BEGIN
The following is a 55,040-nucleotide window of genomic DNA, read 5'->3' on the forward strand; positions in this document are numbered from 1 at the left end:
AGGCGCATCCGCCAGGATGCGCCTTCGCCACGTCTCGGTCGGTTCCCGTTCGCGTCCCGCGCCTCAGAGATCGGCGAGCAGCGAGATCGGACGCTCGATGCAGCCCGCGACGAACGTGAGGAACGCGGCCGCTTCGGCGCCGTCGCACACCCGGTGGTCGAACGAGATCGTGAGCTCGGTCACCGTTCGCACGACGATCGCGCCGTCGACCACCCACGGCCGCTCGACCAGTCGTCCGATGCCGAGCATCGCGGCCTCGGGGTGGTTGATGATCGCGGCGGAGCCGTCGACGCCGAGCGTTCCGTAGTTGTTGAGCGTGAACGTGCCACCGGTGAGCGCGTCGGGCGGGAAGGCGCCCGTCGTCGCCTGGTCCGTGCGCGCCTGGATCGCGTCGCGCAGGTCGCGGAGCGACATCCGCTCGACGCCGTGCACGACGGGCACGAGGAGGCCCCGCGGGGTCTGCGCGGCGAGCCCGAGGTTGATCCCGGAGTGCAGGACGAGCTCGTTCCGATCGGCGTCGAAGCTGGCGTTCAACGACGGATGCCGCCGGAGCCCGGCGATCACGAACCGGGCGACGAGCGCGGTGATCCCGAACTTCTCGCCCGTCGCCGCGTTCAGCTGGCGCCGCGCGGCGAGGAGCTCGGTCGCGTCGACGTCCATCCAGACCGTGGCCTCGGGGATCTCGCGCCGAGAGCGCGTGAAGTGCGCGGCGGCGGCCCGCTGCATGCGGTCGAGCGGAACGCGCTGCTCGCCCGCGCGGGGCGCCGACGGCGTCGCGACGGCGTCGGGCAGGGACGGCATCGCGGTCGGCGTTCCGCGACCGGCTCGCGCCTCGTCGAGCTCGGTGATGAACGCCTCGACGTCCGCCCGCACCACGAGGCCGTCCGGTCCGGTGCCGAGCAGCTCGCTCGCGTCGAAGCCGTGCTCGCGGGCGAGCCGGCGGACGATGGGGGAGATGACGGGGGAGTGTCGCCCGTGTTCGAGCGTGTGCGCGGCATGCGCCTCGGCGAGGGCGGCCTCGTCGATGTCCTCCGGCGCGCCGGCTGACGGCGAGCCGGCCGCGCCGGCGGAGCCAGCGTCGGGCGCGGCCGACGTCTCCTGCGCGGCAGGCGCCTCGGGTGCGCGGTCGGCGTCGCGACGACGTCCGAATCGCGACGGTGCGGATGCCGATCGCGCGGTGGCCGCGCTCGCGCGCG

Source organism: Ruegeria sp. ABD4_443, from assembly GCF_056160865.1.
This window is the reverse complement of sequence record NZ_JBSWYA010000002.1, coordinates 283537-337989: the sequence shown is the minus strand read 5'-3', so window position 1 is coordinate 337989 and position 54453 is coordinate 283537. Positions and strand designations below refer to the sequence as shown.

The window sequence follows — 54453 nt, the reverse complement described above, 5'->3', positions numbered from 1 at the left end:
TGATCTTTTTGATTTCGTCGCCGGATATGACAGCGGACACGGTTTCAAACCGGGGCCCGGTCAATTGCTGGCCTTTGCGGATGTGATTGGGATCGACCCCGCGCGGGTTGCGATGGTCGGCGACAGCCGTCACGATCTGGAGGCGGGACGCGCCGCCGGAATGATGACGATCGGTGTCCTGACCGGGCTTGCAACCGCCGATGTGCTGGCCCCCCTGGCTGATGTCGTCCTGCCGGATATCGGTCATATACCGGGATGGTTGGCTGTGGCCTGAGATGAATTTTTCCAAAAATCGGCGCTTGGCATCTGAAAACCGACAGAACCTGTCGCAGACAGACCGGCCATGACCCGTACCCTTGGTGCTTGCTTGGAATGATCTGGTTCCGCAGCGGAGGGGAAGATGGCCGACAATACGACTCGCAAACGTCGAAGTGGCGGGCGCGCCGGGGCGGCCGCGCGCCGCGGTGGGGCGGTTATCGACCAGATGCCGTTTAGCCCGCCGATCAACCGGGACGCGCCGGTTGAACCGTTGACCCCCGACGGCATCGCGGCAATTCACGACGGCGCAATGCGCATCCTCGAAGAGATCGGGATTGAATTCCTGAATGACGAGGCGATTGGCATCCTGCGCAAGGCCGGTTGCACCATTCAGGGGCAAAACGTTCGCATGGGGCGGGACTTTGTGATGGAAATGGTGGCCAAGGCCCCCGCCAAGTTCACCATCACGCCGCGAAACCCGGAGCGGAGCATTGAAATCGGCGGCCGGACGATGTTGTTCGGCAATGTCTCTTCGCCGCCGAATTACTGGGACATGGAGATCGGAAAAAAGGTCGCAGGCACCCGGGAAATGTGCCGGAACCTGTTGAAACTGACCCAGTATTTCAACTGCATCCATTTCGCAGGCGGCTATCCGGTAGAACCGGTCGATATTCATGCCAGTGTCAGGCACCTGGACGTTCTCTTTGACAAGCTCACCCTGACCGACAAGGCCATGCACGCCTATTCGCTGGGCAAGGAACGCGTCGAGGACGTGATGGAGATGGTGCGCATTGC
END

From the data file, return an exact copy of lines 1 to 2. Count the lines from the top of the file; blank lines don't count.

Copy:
The following is a 55,040-nucleotide window of genomic DNA, read 5'->3' on the forward strand; positions in this document are numbered from 1 at the left end:
AGGCGCATCCGCCAGGATGCGCCTTCGCCACGTCTCGGTCGGTTCCCGTTCGCGTCCCGCGCCTCAGAGATCGGCGAGCAGCGAGATCGGACGCTCGATGCAGCCCGCGACGAACGTGAGGAACGCGGCCGCTTCGGCGCCGTCGCACACCCGGTGGTCGAACGAGATCGTGAGCTCGGTCACCGTTCGCACGACGATCGCGCCGTCGACCACCCACGGCCGCTCGACCAGTCGTCCGATGCCGAGCATCGCGGCCTCGGGGTGGTTGATGATCGCGGCGGAGCCGTCGACGCCGAGCGTTCCGTAGTTGTTGAGCGTGAACGTGCCACCGGTGAGCGCGTCGGGCGGGAAGGCGCCCGTCGTCGCCTGGTCCGTGCGCGCCTGGATCGCGTCGCGCAGGTCGCGGAGCGACATCCGCTCGACGCCGTGCACGACGGGCACGAGGAGGCCCCGCGGGGTCTGCGCGGCGAGCCCGAGGTTGATCCCGGAGTGCAGGACGAGCTCGTTCCGATCGGCGTCGAAGCTGGCGTTCAACGACGGATGCCGCCGGAGCCCGGCGATCACGAACCGGGCGACGAGCGCGGTGATCCCGAACTTCTCGCCCGTCGCCGCGTTCAGCTGGCGCCGCGCGGCGAGGAGCTCGGTCGCGTCGACGTCCATCCAGACCGTGGCCTCGGGGATCTCGCGCCGAGAGCGCGTGAAGTGCGCGGCGGCGGCCCGCTGCATGCGGTCGAGCGGAACGCGCTGCTCGCCCGCGCGGGGCGCCGACGGCGTCGCGACGGCGTCGGGCAGGGACGGCATCGCGGTCGGCGTTCCGCGACCGGCTCGCGCCTCGTCGAGCTCGGTGATGAACGCCTCGACGTCCGCCCGCACCACGAGGCCGTCCGGTCCGGTGCCGAGCAGCTCGCTCGCGTCGAAGCCGTGCTCGCGGGCGAGCCGGCGGACGATGGGGGAGATGACGGGGGAGTGTCGCCCGTGTTCGAGCGTGTGCGCGGCATGCGCCTCGGCGAGGGCGGCCTCGTCGATGTCCTCCGGCGCGCCGGCTGACGGCGAGCCGGCCGCGCCGGCGGAGCCAGCGTCGGGCGCGGCCGACGTCTCCTGCGCGGCAGGCGCCTCGGGTGCGCGGTCGGCGTCGCGACGACGTCCGAATCGCGACGGTGCGGATGCCGATCGCGCGGTGGCCGCGCTCGCGCGCG